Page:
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Showing posts by: Megan Mulry click to see Megan Mulry's profile
Feb 19 2014 2:45pm

Writers’ Reality Show: Did She or Didn’t She?

Bound to be a Groom by Megan MulryToday we're joined by Megan Mulry, whose next release, Bound to be a Groom, details a complicated relationship among four people, two men and two women. It's set in 1808, and is “a series of erotic escapades.” Megan is here to discuss the eternal question all romance writers, in particular, get asked: Are you your heroines? Thanks, Megan!

I've become preoccupied with this idea of how authors and their books take on a symbiosis—chicken/egg and all that—and I immediately thought of certain writers who seem to “live” the life they write. Obviously, they’re not shapeshifters or riding around Mayfair in curricles, but they have a way of telling a story that transmits who they are IRL (in real life).

Eloisa James is a Shakespeare professor married to an Italian cavaliere and conveys a wit and elegance in her books that she also projects IRL; Victoria Dahl is whip-smart and bold, exuding a hard-won independence also seen in her heroines. Maya Rodale is married to a tech savvy hottie and lives in New York City, and so does the heroine in her new series of contemporary novels. Shannon Stacey enjoys four-wheeling just as much as the Kowalskis. Miranda Neville simply opens her mouth and I am transported to 1815 Hertfordshire.

[Fact or fiction?...]

Sep 28 2012 12:00pm

A Royal Pain: New Excerpt

Megan Mulry

A Royal Pain by Megan MulryA life of royalty seems so attractive...until you're invited to live it...

Smart, ambitious, and career driven, Bronte Talbot started following British royalty in the gossip mags only to annoy her intellectual father. But her fascination has turned into a not-so-secret guilty pleasure. When she starts dating a charming British doctoral student, she teases him unmercifully about the latest scandals of his royal countrymen, only to find out—to her horror!!—that she's been having a fling with the nineteenth Duke of Northrop, and now he wants to make her...a duchess?

In spite of her frivolous passion for all things royal, Bronte isn't at all sure she wants the reality. Is becoming royalty every American woman's secret dream, or is it a nightmare of disapproving dowagers, paparazzi, stiff-upper-lip tea parties, and over-the-top hats?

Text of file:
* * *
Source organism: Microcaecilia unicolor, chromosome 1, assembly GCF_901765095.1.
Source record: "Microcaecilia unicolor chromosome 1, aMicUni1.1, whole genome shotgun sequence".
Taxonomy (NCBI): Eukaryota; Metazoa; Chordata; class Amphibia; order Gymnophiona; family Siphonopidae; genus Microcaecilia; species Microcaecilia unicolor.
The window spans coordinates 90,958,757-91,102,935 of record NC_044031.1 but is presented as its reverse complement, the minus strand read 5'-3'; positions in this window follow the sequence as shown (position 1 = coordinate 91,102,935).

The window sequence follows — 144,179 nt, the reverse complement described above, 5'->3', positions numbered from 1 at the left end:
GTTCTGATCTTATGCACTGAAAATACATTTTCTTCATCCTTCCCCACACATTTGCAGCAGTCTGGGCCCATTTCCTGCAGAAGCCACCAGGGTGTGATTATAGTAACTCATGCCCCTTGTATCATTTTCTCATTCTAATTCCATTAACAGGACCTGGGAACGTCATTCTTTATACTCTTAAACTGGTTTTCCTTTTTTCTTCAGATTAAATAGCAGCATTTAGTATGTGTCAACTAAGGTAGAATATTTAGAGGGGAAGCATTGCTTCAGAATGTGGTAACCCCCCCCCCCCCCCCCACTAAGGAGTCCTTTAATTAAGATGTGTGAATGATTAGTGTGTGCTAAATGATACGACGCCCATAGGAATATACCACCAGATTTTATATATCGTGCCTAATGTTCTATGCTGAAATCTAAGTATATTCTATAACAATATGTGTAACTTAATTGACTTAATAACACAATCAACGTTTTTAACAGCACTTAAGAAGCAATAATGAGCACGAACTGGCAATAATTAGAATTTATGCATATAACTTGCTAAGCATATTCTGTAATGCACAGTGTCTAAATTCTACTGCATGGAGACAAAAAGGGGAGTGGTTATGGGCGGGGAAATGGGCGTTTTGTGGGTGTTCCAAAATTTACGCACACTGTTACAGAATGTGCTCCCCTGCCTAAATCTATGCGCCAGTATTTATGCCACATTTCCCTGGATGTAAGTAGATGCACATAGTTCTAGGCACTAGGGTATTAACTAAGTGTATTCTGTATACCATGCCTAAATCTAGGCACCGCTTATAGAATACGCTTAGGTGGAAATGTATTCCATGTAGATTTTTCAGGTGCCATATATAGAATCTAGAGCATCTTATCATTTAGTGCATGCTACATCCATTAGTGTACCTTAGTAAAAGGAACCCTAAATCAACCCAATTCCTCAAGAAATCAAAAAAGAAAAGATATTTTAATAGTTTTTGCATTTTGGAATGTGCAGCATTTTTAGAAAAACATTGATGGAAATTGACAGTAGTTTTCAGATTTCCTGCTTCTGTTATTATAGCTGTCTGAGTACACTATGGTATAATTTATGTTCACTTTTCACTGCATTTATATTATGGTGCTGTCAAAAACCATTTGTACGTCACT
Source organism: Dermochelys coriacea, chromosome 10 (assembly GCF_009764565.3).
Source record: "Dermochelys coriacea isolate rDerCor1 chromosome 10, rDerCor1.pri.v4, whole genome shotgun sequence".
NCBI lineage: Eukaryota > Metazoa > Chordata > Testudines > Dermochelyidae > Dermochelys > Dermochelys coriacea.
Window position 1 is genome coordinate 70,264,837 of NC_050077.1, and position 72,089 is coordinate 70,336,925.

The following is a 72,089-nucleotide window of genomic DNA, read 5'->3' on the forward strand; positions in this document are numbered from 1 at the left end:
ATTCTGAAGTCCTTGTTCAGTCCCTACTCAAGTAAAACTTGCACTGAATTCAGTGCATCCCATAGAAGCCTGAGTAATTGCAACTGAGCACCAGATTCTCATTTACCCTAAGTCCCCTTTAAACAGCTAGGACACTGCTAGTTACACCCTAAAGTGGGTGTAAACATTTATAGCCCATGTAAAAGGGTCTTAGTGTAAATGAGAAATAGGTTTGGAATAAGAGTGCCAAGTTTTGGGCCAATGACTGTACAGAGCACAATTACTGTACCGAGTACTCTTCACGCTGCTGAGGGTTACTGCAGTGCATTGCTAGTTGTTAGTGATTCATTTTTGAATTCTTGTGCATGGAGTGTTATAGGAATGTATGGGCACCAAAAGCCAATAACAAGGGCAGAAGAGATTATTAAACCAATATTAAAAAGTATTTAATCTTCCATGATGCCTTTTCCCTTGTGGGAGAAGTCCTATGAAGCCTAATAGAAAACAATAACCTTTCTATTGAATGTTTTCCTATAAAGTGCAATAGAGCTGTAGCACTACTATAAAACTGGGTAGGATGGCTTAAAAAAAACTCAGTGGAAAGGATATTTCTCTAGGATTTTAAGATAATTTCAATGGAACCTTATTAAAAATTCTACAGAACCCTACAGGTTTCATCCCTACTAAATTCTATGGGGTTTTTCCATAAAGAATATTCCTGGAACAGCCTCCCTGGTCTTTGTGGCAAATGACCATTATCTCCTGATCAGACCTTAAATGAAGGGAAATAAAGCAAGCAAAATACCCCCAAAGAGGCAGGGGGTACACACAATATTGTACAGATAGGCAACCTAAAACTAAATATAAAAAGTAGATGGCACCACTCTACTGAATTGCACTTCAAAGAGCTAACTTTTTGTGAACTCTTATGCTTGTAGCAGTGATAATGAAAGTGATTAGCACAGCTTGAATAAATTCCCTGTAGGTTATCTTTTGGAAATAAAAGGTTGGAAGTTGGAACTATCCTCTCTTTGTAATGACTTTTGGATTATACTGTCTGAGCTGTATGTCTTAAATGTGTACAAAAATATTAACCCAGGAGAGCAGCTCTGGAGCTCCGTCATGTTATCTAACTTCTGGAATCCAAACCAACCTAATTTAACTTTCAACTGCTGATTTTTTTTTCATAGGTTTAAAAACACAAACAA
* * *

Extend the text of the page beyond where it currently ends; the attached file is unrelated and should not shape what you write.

Get a sneak peek of Megan Mulry's A Royal Pain (available November 1, 2012) with an excerpt of the Chapter 1

Chapter 1

A year ago, if you had told Bronte Talbott she was going to quit her job and leave her life in New York for any reason, much less a romantic one, her answer would have been a quick and confident, “Bullshit.” Bronte wasn’t looking for anyone to sweep her off her feet. She didn’t have any absurd ideas about her very own happily ever after. She had worked too hard and loved her job in advertising too much to throw it away for some guy. But that night at David and Willa Osborne’s going-away party had been the beginning of a transformation that left Bronte almost unrecognizable to her former self.

[Log in or register to read the full excerpt of A Royal Pain...]

Jul 7 2012 12:30pm

Adding to the Mother Lode List: Gaffney’s To Have and To Hold

To Have and To Hold by Patricia Gaffney“That Reminds Me…”

Just seconds ago, I closed To Have and To Hold by Patricia Gaffney and my fingertips are tingling with the need to dump my brain onto the page. This was one of those books I will put into the shortlist known as The Mother Lode. Certain books seem to unleash me. For me: To Have and To Hold is a Mother Lode book because it is so perfectly itself, but it simultaneously mirrors and refracts and suggests other books, philosophies, ideas. Humanity, I guess. But. Sigh. Okay. I guess I am just going to dive in. Backwards.

On the inside back cover, Patricia Gaffney describes her imaginary village of Wyckerley as “humble imitation of Hardy’s invented Wessex country” and I think Gaffney is being humble in her use of humble. Wyckerley is an homage in the best sense of the word. Gaffney’s love of Hardy comes through beautifully, not as a weak approximation but as a source of inspiration. Lately, I pretty much reserve the use of homage for when I am despairing of something’s authenticity and hope to point out its derivative lack of originality. It’s best said with a mediocre French accent, as in “Some people think that movie is an homage to Kurasawa,” the clear implication being that anyone who thought that is a pretentious idiot.

[Patricia Gaffney gets it right...]

Dec 3 2011 10:00am

Orgasms: Meeting Supply & Demand in Jennifer Crusie’s Welcome to Temptation

Working Girl castI have a degree (technically a certificate) from London Business School in corporate finance. I had always been a liberal-artsy English-and-art-history type, and I wanted to dispel my own myths about myself. I didn’t want to rely on a man to translate a financial statement. I didn’t want to get rooked. Or maybe it was a Working Girl motivation: I hoped one day to turn to Harrison Ford and say, “I have a head for business and a bod for sin. Is there anything wrong with that?”

But financial fluency is just like any other foreign language: if you don’t use it, you lose it. After 13 years out of the financial world, I can still read a P&L (sort of), but the main thing that has stuck with me? The Bottom Line. It has to balance out. All the crafty accounting in the world isn’t going to get around the basic facts of what goes in, what goes out, and what is left.

And, as usual, money and sex have lots in common.

[Everybody wants more of both!...]